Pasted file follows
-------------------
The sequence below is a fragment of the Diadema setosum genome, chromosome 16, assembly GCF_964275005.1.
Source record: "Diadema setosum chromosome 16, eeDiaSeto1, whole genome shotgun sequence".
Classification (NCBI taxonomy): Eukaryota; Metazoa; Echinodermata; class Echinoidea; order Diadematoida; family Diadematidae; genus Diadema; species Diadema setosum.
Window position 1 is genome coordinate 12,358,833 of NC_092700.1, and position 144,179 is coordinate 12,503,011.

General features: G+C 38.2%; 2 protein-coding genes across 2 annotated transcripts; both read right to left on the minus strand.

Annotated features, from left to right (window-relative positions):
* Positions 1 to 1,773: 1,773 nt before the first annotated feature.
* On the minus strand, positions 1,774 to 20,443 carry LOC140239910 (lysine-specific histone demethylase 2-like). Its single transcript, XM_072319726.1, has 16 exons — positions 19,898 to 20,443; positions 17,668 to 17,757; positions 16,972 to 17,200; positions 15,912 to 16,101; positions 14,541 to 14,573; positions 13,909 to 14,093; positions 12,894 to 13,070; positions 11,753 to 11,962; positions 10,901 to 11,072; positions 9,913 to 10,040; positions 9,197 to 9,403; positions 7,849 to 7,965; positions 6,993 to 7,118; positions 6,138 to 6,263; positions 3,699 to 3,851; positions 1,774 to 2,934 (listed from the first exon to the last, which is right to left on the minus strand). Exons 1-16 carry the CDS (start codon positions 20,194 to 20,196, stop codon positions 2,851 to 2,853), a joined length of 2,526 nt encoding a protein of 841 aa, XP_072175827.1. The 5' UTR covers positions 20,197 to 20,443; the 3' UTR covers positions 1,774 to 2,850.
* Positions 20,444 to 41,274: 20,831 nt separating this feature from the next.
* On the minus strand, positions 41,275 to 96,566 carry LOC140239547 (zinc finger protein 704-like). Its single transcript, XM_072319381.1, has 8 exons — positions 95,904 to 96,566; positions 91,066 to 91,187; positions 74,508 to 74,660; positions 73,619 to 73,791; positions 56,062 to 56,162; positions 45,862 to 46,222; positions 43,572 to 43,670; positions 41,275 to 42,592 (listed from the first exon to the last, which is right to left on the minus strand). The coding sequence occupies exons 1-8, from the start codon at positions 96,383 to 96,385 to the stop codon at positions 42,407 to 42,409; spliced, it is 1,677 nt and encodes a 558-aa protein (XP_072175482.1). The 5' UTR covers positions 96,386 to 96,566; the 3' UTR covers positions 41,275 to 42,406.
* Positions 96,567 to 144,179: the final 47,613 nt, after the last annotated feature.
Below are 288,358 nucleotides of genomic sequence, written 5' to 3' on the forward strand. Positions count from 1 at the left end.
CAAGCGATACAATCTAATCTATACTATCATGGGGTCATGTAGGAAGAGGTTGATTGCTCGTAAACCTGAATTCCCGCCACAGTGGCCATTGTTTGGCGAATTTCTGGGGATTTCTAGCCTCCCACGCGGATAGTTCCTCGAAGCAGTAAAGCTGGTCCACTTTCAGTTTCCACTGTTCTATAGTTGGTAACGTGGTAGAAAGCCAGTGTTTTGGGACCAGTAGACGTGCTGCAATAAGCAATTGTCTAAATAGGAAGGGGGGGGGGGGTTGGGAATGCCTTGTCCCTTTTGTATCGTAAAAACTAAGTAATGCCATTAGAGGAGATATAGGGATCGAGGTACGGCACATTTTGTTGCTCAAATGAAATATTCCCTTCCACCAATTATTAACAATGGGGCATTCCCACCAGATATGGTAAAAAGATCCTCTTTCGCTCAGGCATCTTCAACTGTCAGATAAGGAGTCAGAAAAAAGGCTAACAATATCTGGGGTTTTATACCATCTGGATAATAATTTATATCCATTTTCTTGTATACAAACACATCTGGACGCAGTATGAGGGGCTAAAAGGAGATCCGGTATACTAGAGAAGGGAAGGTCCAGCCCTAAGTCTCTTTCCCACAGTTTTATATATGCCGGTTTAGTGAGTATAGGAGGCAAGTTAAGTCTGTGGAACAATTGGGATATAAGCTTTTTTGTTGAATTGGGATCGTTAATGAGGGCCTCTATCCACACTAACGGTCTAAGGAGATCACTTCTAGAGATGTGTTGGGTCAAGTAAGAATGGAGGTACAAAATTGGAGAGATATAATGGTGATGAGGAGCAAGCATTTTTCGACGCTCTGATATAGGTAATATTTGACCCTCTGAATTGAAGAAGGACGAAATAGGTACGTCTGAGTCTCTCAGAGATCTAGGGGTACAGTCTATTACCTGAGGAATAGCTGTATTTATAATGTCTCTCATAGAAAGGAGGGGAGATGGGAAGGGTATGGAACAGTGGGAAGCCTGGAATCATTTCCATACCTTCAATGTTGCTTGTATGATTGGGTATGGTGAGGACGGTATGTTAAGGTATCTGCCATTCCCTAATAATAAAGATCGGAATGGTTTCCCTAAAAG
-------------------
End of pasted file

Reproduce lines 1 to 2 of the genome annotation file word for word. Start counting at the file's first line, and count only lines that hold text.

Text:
The sequence below is a fragment of the Diadema setosum genome, chromosome 16, assembly GCF_964275005.1.
Source record: "Diadema setosum chromosome 16, eeDiaSeto1, whole genome shotgun sequence".